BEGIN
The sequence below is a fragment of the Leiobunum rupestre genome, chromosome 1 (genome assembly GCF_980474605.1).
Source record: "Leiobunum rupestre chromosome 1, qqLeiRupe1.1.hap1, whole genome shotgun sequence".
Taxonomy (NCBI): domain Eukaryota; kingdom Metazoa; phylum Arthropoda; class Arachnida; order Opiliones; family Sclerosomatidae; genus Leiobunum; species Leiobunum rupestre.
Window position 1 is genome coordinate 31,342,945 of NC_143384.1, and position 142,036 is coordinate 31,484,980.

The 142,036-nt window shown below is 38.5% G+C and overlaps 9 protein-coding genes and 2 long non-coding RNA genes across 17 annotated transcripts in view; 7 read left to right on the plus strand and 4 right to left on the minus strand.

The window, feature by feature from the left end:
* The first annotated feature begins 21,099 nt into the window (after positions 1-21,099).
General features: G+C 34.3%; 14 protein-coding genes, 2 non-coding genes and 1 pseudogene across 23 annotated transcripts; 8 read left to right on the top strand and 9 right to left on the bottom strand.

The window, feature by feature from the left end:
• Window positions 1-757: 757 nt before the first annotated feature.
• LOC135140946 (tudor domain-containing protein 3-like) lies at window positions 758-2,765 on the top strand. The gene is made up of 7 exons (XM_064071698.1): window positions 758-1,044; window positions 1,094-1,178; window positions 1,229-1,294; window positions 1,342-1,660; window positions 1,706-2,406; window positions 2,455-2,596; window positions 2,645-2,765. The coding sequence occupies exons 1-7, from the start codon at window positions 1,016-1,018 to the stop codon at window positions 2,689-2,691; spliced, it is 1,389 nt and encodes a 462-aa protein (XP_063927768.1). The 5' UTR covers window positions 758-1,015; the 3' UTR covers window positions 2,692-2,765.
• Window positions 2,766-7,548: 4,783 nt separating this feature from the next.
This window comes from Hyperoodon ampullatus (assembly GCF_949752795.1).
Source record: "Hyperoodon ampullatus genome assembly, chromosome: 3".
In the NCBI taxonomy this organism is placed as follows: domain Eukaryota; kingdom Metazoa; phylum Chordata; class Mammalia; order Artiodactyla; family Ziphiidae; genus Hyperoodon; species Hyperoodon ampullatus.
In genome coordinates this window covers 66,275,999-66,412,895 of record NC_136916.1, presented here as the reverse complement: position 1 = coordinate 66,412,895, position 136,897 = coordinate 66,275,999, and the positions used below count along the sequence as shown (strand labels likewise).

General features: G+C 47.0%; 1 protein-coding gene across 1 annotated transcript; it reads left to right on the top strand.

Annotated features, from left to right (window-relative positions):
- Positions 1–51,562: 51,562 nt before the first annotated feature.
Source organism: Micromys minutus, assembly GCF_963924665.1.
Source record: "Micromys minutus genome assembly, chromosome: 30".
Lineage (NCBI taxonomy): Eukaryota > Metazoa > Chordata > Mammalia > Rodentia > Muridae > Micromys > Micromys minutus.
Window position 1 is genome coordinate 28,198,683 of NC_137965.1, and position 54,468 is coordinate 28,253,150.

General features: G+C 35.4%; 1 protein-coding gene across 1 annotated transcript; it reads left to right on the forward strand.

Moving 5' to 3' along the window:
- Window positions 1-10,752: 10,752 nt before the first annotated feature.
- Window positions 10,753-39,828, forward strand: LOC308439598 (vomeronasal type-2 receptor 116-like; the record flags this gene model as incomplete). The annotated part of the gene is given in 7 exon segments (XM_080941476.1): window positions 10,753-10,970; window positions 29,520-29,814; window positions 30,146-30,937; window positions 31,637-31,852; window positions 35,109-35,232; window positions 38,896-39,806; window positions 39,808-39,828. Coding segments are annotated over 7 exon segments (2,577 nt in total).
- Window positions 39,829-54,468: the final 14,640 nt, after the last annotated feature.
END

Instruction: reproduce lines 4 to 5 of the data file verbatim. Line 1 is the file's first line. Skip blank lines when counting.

Window position 1 is genome coordinate 31,342,945 of NC_143384.1, and position 142,036 is coordinate 31,484,980.

The 142,036-nt window shown below is 38.5% G+C and overlaps 9 protein-coding genes and 2 long non-coding RNA genes across 17 annotated transcripts in view; 7 read left to right on the plus strand and 4 right to left on the minus strand.